What Is a Call to Action in Writing? Boost Conversions Now

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Julia McCoy

Creator and Co-founder

what is a call to action in writing

Blood, sweat, and tears – that’s what you’ve poured into your content. Finally, your opus is ready for the world. You hit publish, waiting for the accolades to come pouring in, but instead, you’re met with a deafening silence. No clicks, no conversions, nothing.

What gives?

Chances are, you’re missing one crucial element: a powerful call to action. Without a clear CTA, your readers are left hanging, unsure of what to do next.

Join me as we uncover the art and science behind creating powerful CTA buttons that convert like crazy.

Table Of Contents:

What Is a Call to Action in Writing?

You’ve likely come across the marketing buzzword “call to action” before. But what does it really mean, and how can you put CTAs to work in your own writing to get results?

The whole point of a CTA button is to convert passive readers into active leads or customers. By giving clear instructions and making it easy for people to take the next step, you’re guiding your target audience further down your sales funnel and closer to achieving your marketing goals.

Call-to-Action Examples

CTA phrases are designed to encourage immediate responses or actions. Here are some popular call-to-action examples:

  • Shop Now: Common for e-commerce sites.
  • Sign Up Today: Effective for newsletters and memberships.
  • Learn More: Invites users to explore additional details or information.
  • Get Started: Encourages people to begin a process, like registering for a service.
  • Subscribe: Often used for mailing lists, podcasts, and content channels.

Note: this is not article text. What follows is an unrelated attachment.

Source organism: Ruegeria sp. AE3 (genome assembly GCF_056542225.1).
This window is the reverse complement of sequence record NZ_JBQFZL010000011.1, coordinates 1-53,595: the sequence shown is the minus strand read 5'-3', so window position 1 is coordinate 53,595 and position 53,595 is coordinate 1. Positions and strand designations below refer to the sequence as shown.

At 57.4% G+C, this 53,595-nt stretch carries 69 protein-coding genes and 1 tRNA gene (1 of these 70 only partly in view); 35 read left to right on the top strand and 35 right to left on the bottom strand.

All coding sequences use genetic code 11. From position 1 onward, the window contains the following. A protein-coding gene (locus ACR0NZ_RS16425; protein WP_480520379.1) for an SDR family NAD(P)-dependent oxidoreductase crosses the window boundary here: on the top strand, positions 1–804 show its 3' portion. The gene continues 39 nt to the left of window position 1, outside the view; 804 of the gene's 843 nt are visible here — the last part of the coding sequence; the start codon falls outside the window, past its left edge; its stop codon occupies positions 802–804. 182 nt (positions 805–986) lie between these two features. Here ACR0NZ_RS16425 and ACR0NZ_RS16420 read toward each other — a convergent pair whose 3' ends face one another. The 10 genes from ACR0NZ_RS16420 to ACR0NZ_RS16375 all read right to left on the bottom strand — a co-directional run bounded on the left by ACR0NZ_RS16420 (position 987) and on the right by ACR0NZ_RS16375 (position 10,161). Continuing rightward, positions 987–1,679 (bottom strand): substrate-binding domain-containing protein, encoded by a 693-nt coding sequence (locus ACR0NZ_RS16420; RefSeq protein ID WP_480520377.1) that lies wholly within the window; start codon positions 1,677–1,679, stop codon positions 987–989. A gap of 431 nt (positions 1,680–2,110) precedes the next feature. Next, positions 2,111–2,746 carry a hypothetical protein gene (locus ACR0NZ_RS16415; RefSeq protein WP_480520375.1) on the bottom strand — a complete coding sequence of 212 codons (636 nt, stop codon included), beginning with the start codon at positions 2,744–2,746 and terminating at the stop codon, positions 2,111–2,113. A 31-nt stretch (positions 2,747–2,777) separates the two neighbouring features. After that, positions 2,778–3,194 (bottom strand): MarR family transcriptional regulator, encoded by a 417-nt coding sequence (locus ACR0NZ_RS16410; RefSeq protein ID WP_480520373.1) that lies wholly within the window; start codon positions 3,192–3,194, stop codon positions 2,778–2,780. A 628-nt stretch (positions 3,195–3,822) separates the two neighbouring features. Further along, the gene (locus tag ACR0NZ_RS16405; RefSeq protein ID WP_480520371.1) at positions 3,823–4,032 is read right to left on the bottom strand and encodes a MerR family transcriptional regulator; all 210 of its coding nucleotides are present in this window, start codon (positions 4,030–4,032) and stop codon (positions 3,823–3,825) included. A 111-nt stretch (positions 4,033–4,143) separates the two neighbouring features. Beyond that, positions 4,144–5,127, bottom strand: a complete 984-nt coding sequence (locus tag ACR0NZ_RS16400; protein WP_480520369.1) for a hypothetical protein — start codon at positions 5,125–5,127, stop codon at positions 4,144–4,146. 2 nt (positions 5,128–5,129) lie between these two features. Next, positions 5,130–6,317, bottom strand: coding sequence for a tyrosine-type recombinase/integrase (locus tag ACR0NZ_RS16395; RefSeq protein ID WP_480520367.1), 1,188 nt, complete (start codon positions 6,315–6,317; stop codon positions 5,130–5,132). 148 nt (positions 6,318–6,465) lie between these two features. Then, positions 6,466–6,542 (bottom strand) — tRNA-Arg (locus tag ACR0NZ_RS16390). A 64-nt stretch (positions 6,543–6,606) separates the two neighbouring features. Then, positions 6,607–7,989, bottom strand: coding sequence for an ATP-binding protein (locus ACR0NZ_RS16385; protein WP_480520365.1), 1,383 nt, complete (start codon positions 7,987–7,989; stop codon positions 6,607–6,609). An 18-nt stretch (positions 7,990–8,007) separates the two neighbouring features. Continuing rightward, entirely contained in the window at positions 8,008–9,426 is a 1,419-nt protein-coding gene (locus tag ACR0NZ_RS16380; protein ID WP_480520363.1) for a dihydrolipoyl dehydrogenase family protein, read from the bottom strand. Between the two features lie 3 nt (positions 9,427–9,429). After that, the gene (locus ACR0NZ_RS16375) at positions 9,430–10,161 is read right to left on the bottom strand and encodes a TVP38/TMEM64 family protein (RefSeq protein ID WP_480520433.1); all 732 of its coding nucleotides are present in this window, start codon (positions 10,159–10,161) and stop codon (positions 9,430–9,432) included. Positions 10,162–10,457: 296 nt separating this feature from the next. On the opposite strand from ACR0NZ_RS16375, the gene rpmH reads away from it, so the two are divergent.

• Book a Free Consultation: Used in professional services for potential clients.
  • Try It for Free: Popular for free trials of software or apps.
  • Download Now: Promotes access to digital products like eBooks or apps.
  • Reserve Your Spot: Common for events or webinars.
  • Claim Your Offer: Often linked to limited-time discounts or promotions.

These CTA examples can be tailored to match the desired action and target audience context for the most effective results.

Characteristics of an Effective CTA

So, what makes a good CTA?

First and foremost, it needs to be clear and specific. Use strong, action-oriented, persuasive language that leaves no doubt about what you want the reader to do.

Your CTA should also create a sense of urgency and highlight the benefits of taking action.

And of course, it needs to be visually prominent and easy to find – don’t bury it at the bottom of your post.

Types of Call to Action in Writing

Depending on your goals and the type of content you’re creating, you might use different kinds of calls to action in your writing.

Here’s a quick rundown of the most common types that marketers use.

Direct Action CTAs

As the name suggests, these CTAs are all about getting the reader to take immediate, specific action. Think things like “Buy Now,” “Sign Up Today,” or “Download Your Free eBook.”

Direct action CTAs work well when you’re trying to drive sales or sign-ups, and they’re often used on product pages, landing pages, and email marketing campaigns.

Lead Generation CTAs

Lead generation CTAs are designed to capture information about potential customers, like their name, email address, or phone number. You’ll often see these on blog posts or gated content offers, with CTAs like “Subscribe to Our Newsletter” or “Get Your Free Consultation.”

Social Sharing CTAs

Want to get more eyes on your content? That’s where social sharing CTAs come in. Call-to-action examples like “Share This Post” or “Tweet This Quote” prompt users to share your post on their own social media channels.

When influencers share your brand with their followers, it not only increases your exposure but also adds a layer of credibility that can’t be bought.

Feedback CTAs